Bengaluru, Feb 17: The Forest department on Tuesday, Feb 16 formed a special expert commitee to capture the eight-year-old leopard, who escaped from the rescue centre at Bannerghatta Biological Park (BBP) in Bengaluru.
To know the whereabouts of the big cat, BBP officials contacted the neighborhood villagers and also informed that "the leopard was blind in the left eye and was extremely hungry but is not able to prey on big animals, as it has no teeth in his upper jaw."
Team of seven people where formed to search the leopard and all arrrangements like net and cages being installed nearby the areas of rescue centre. Also meat was kept as a bait to recapture the leopard.
BBP officials said, "we want to keep the leopard under observation to give medical treatment and even the group of pannel members also visited the area on Wednesday, Feb 17 morning to trace the pug marks but there no such marks have been found till now. [135 Bengaluru schools shut today as leopard panic grips city]
"As the animal has developed sense of fear for human beings, so there are chances that leopard might have escaped in forest area of Ragihalli, Doddannana Kere, Mule Gundi and Anegundi," said GC Lingaraju, assistant conservator of forest. However, news of a pet dog missing from Bhutanahalli, near Shivenahalli has given hope to officials to trace it again.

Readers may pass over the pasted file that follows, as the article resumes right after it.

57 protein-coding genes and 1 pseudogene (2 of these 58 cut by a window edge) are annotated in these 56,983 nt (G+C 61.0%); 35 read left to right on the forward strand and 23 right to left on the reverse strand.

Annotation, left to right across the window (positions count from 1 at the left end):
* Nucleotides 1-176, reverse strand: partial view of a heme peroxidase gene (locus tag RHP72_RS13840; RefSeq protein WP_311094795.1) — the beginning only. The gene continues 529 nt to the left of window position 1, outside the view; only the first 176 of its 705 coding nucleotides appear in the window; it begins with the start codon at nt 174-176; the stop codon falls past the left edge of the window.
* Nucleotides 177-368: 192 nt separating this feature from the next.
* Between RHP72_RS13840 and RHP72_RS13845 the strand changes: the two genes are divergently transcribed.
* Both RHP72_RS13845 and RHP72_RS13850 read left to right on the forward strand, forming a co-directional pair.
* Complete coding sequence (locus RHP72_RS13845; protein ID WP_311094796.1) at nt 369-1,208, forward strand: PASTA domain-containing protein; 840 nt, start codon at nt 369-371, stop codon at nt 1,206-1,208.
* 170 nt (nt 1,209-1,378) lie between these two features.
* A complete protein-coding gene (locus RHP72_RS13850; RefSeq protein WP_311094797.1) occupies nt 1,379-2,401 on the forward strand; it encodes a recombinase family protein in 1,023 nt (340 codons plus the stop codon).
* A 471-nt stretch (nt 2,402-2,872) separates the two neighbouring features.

The expert panel is headed by the former principal chief conservator of forests Deepak Sharma. BBMP special commissioner Kumar Pushkar, chief conservator of forests, Chamarajnagar, BP Ravi and senior IFS officers Abhiyu Singh and Sunil Panwar are also included members who will probe the massive search operation.
PETA urges to leave animal alone
Poorva Joshipura, the CEO of People for Ethical Treatment of Animals (Peta) also urged forests officials to stop the search operation for recapturing the leopard. Stressing on the leopard well-being, she said, "it's good that leopard retured to forest as natural habitat is best suited for animals."
"The leopard entered the school because it has lost it way and their is no such threat now for human beings," Joshipura concluded.